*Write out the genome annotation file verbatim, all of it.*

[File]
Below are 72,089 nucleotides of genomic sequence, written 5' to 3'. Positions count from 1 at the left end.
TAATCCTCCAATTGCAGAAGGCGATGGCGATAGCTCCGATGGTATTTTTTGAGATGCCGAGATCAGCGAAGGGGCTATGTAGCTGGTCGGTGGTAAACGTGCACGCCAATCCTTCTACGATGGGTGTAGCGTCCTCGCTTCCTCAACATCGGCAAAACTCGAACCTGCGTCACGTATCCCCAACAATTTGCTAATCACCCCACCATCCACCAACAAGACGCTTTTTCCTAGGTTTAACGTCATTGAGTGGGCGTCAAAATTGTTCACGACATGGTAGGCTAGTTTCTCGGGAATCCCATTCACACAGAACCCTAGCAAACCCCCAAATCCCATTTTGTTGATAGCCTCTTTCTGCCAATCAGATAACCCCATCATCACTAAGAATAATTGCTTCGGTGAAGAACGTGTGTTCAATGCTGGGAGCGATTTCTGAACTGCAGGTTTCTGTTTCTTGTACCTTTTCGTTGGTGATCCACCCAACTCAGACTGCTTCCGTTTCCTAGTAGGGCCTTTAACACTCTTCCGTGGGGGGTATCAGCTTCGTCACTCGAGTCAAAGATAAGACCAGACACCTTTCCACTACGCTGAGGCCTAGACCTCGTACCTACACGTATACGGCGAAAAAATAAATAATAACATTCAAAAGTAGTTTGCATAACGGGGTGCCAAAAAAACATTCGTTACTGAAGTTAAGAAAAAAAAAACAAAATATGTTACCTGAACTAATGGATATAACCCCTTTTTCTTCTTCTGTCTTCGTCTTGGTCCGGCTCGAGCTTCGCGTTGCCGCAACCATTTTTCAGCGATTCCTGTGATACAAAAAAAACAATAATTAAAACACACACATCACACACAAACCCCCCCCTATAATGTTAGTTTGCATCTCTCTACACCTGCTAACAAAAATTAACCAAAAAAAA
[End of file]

Below are 72,089 nucleotides of genomic sequence, written 5' to 3'. Positions count from 1 at the left end.
TAATCCTCCAATTGCAGAAGGCGATGGCGATAGCTCCGATGGTATTTTTTGAGATGCCGAGATCAGCGAAGGGGCTATGTAGCTGGTCGGTGGTAAACGTGCACGCCAATCCTTCTACGATGGGTGTAGCGTCCTCGCTTCCTCAACATCGGCAAAACTCGAACCTGCGTCACGTATCCCCAACAATTTGCTAATCACCCCACCATCCACCAACAAGACGCTTTTTCCTAGGTTTAACGTCATTGAGTGGGCGTCAAAATTGTTCACGACATGGTAGGCTAGTTTCTCGGGAATCCCATTCACACAGAACCCTAGCAAACCCCCAAATCCCATTTTGTTGATAGCCTCTTTCTGCCAATCAGATAACCCCATCATCACTAAGAATAATTGCTTCGGTGAAGAACGTGTGTTCAATGCTGGGAGCGATTTCTGAACTGCAGGTTTCTGTTTCTTGTACCTTTTCGTTGGTGATCCACCCAACTCAGACTGCTTCCGTTTCCTAGTAGGGCCTTTAACACTCTTCCGTGGGGGGTATCAGCTTCGTCACTCGAGTCAAAGATAAGACCAGACACCTTTCCACTACGCTGAGGCCTAGACCTCGTACCTACACGTATACGGCGAAAAAATAAATAATAACATTCAAAAGTAGTTTGCATAACGGGGTGCCAAAAAAACATTCGTTACTGAAGTTAAGAAAAAAAAAACAAAATATGTTACCTGAACTAATGGATATAACCCCTTTTTCTTCTTCTGTCTTCGTCTTGGTCCGGCTCGAGCTTCGCGTTGCCGCAACCATTTTTCAGCGATTCCTGTGATACAAAAAAAACAATAATTAAAACACACACATCACACACAAACCCCCCCCTATAATGTTAGTTTGCATCTCTCTACACCTGCTAACAAAAATTAACCAAAAAAAA